IN January my black and white pony Diamond will have been with me for seven years and, as I think I may have mentioned on earlier occasions, she has had her fair share of accidents.

Her latest mishap, however, tops them all.

It happened back in May, just after the horses had changed fields for the summer months, thus marking the time when they can live out 24/7.

It also marks the time for them to enjoy fresh grass and freedom as the days grow longer and warmer and as for myself, summer would usually give me a break from mucking out and a chance to consolidate finances, in preparation for the forthcoming winter months.

Well, they had only been in the summer turnout for a week when I received a phone call at work to say that Diamond had been brought in from the field, extremely lame and it was felt that she needed to see a vet.

In my absence and providing a service of care that is second to none, the lovely folk at my livery yard arranged transport and accompanied her to the surgery so that investigations could begin.

The degree of lameness was certainly severe, but there was no heat and there was no evidence of swelling.

Over the course of the next day and a half, every joint on the affected leg was nerve blocked, numerous x-rays were taken, including a pelvic scan, but nothing untoward could be found.

I remember going to visit her in hospital after work on the first day, only to find her happily munching hay, looking relaxed and enjoying the attention of the two very handsome thoroughbreds boxed on either side.

The failure to identify the cause of the lameness was very frustrating for all concerned, not least the three vets in attendance.

On the plus side, possible fractures were ruled out and so the treatment prescribed was quite simply box rest, but for a minimum of 12 weeks, or in other words, for the remainder of the summer.

Luckily, D has one of the largest boxes on the yard, the view is good and in true Diamond style, she adapted incredibly well to her new regime.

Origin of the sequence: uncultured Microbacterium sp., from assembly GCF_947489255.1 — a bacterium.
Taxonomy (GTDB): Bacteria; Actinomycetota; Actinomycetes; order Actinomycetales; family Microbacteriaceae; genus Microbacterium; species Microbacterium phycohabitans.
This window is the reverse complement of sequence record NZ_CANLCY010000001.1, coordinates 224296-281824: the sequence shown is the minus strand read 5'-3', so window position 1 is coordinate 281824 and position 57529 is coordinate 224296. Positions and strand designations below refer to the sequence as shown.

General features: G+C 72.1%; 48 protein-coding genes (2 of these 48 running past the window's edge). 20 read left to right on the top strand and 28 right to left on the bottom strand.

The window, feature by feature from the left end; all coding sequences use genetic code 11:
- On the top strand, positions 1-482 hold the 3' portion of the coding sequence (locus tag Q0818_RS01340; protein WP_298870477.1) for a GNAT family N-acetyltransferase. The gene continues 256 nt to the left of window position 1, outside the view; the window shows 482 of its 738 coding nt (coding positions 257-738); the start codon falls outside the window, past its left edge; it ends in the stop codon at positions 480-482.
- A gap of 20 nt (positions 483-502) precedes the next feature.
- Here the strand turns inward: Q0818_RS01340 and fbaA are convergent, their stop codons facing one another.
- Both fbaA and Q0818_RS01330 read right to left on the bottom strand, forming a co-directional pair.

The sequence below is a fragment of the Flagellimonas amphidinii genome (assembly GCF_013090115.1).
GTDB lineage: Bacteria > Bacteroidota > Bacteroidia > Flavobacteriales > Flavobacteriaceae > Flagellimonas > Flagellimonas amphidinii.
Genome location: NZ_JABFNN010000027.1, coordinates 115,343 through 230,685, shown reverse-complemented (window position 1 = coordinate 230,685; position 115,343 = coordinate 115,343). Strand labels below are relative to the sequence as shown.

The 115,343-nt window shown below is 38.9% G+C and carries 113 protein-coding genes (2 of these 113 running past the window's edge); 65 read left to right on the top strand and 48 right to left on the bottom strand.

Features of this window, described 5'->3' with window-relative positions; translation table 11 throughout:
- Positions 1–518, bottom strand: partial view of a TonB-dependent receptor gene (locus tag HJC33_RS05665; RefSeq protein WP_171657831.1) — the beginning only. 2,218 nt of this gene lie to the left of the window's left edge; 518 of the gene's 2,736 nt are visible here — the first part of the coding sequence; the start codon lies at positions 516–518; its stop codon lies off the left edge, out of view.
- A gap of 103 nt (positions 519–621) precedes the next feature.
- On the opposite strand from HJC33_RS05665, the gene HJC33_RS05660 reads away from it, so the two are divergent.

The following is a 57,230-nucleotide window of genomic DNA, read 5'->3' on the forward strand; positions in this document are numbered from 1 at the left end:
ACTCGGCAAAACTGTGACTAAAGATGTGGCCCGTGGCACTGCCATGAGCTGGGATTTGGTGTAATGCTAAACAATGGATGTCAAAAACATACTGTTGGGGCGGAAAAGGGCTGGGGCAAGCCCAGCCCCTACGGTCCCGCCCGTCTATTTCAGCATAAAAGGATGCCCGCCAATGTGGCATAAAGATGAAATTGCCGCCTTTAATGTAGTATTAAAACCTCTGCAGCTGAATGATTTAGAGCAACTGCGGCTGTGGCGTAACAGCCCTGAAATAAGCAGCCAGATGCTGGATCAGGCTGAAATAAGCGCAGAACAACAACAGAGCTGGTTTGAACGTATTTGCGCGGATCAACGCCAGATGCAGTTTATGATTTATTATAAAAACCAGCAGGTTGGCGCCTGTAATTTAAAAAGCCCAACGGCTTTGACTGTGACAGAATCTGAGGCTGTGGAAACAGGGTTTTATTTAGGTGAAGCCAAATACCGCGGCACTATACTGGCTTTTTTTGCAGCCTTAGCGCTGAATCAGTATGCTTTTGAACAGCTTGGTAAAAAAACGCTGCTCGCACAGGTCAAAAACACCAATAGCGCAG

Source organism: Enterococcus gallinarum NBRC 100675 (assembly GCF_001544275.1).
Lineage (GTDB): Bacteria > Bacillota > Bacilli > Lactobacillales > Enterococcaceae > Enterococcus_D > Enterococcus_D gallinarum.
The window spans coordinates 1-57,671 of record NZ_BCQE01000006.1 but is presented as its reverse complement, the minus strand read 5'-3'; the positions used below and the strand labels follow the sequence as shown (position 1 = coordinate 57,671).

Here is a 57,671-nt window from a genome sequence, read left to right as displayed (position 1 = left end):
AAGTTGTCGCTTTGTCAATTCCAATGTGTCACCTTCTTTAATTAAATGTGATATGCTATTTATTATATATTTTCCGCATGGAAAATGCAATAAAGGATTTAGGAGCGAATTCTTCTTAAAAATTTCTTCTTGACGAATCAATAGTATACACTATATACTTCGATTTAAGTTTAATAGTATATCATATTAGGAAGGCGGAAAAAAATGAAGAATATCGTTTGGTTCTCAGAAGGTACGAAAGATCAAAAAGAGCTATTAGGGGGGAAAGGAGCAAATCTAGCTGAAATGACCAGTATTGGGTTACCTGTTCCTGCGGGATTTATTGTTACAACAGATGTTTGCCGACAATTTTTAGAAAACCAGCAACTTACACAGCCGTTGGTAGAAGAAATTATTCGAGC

This, I might add, is due in no small part to the excellent care and commitment delivered by the staff on our yard who, every day, have provided breakfast, lunch and a mid-afternoon treat ball, to help alleviate her boredom.

My granddaughters have also done their bit in keeping D’s spirits up with things like grooming, tail and mane washing etc. After all, who doesn’t enjoy a pamper session now and again?

We also tried a spot of apple bobbing at one point, but that was not quite so well received as D found chasing the apples around her water tub very frustrating, not being able to quite work out how to catch them.

Ultimately, the box rest did last a little longer than 12 weeks, but eventually the day came when she was allowed out in to the "poorly paddock" for an hour a day.

This small grassed area, with post and rail fencing allows her to mooch safely, but not to gather any speed and subsequently undo all our good work.

I have never been one to hand feed horses treats as, in my experience, it encourages nipping and bad manners, but several folk, I know, have taken pity and sneaked her the odd apple or carrot on passing.

Hence, whenever she sees someone and feels the need to attract attention, she simply pokes one leg over the bottom rail and lets it dangle through the fence which, she knows, is always guaranteed to elicit a reaction.

But today, the day that I had hardly dared dream about finally arrived, and I was able to sit on her back for the first time in six months.

At the moment, we can only walk and for only twenty minutes at a time, but I cannot begin to tell you how good it feels.

Next week, if all continues to go well, we can begin to introduce a few minutes of trot.

Today, it must be said, has been a good day.